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Education (2020)

Click below to listen to Black Women's experiences in education.

In Cleveland, Black Women and girls are discouraged, policed, disciplined, belittled, manipulated, and encouraged to think small and aim low. Obstacles are purposely placed - educational gaslighting, discriminatory policies, and intentional deprival of academic resources prevent Black women from achieving professional success. Across our community, Black Women shared their educational journeys with us.


From preschool to post-graduate, Black Women identified repetitive patterns of implicit and explicit marginalization effectuated through both standardized community and education policy and interpersonal practice as well as individual bigotry and bias.

For many Black Women in Cleveland, pursuing educational goals is a matter of navigating a minefield full of hidden traps and novel methods of marginalization.


Steering + Discouragement

Project Noir participants experienced a general theme of being purposefully and/or inadvertently "steered" and discouraged from pursuing desired career trajectories by professionals meant to guide them.

48% of survey participants had been specifically discouraged from S.T.E.M. classes that were imperative to completing their career goals. Intentional discouragement and purposeful steering can take weeks to years to detect, later leading to the development of imposter syndrome and confusion for many Black Women.

Grades, Discipline,
and Policy

Many Project Noir participants expressed frustration with their grades and grading systems. Among participants, we noted patterns of lower grading compared to colleagues and classmates, added criticism and negative feedback from educators, and frequent penalties with inventive and insidious weapons outside of grading.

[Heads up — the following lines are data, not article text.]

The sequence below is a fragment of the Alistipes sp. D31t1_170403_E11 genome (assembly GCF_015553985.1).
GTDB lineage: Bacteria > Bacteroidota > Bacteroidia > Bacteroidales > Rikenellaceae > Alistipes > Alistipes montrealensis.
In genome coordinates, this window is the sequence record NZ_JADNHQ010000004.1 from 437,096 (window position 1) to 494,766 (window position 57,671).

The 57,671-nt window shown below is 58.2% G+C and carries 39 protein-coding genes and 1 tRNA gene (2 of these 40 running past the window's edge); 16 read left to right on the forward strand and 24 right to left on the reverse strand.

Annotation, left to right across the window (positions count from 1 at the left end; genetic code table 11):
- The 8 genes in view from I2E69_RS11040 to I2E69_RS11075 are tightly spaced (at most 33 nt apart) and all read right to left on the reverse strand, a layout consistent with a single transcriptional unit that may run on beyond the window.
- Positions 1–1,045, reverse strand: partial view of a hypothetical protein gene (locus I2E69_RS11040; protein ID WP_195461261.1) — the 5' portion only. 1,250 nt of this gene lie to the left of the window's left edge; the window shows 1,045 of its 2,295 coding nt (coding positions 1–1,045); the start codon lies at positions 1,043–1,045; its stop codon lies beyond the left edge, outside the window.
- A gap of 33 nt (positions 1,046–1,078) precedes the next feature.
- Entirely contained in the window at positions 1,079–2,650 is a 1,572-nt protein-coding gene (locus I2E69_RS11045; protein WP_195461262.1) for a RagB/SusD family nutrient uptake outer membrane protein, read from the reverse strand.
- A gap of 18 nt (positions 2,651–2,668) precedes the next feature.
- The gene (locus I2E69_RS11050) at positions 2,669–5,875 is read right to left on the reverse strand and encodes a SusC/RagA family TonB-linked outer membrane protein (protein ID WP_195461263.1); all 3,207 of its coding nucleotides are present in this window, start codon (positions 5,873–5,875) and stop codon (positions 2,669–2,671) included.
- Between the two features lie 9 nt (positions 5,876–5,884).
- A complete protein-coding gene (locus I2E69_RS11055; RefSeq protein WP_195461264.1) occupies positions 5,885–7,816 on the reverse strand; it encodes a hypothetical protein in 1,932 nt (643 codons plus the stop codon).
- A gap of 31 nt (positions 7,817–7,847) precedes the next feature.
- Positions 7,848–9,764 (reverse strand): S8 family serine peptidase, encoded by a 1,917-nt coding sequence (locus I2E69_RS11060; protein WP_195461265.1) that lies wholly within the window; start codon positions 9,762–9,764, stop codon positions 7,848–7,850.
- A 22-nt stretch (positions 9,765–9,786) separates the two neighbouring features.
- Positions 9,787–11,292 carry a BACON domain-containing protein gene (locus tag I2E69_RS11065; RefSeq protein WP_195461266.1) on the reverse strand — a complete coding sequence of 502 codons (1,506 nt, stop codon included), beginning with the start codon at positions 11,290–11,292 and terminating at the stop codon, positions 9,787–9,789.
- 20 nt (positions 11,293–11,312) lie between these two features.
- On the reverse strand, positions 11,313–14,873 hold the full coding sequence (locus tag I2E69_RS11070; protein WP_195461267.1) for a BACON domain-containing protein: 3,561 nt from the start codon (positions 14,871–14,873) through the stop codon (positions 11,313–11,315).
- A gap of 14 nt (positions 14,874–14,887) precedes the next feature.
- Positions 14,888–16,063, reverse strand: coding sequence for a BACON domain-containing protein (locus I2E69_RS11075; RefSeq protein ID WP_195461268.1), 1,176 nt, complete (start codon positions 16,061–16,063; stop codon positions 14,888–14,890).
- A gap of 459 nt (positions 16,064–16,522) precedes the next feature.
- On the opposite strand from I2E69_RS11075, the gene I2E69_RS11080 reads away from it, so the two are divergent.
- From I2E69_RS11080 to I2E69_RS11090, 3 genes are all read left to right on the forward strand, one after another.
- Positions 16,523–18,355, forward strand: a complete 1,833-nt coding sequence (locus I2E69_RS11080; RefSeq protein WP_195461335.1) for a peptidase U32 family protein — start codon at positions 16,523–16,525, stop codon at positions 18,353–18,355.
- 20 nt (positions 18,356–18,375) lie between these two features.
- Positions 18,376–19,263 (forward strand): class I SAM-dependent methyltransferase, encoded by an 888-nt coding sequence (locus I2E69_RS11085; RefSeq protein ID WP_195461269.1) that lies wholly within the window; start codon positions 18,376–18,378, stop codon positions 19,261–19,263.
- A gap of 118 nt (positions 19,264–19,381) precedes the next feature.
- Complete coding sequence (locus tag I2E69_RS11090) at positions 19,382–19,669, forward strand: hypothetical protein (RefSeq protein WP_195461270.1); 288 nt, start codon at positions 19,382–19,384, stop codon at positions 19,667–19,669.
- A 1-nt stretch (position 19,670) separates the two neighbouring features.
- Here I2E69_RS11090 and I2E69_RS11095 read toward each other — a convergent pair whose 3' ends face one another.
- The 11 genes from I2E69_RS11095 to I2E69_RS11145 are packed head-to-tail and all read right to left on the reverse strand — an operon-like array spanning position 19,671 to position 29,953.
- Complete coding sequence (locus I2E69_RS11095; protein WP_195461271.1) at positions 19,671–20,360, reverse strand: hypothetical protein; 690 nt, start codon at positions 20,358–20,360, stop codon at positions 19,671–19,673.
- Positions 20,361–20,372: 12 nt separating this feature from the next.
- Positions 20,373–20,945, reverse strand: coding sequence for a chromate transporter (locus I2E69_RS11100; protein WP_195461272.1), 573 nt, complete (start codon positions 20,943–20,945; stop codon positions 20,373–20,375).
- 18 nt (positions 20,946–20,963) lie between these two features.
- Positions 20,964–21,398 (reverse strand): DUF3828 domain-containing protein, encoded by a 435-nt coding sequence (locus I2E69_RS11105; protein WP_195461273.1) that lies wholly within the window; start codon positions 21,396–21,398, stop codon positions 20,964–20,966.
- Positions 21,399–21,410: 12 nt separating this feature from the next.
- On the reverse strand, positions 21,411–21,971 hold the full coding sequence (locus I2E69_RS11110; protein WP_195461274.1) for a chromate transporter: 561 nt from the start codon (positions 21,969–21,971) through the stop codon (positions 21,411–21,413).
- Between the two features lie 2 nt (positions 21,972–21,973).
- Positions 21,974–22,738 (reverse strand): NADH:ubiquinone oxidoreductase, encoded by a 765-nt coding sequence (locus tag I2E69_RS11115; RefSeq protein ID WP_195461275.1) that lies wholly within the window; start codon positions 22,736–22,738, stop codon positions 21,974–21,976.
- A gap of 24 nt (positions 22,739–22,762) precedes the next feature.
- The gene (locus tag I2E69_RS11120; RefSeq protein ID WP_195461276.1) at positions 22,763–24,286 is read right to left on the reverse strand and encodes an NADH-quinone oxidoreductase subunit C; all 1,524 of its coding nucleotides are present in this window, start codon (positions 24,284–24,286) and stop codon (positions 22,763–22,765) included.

47% of our survey participants were even subjected to comments and punishments for how they dress and style their hair.

Information + Opportunity

There is a concerning gap between what is seen as publicly available information and what is actually available for Black Women.


For Project Noir survey participants, job leads, available credentials, social connections, and other unofficial  networks of support were less accessible.


were steered into
lower-paying professions rather than urged to pursue their passion. 

have been discouraged from taking classes in Math and Science.

have been targeted for discipline they felt was unfair.

felt their grades did not fairly represent the quality of their work.

felt excluded from opportunities.

have been criticized by educational professionals for the way they dress.

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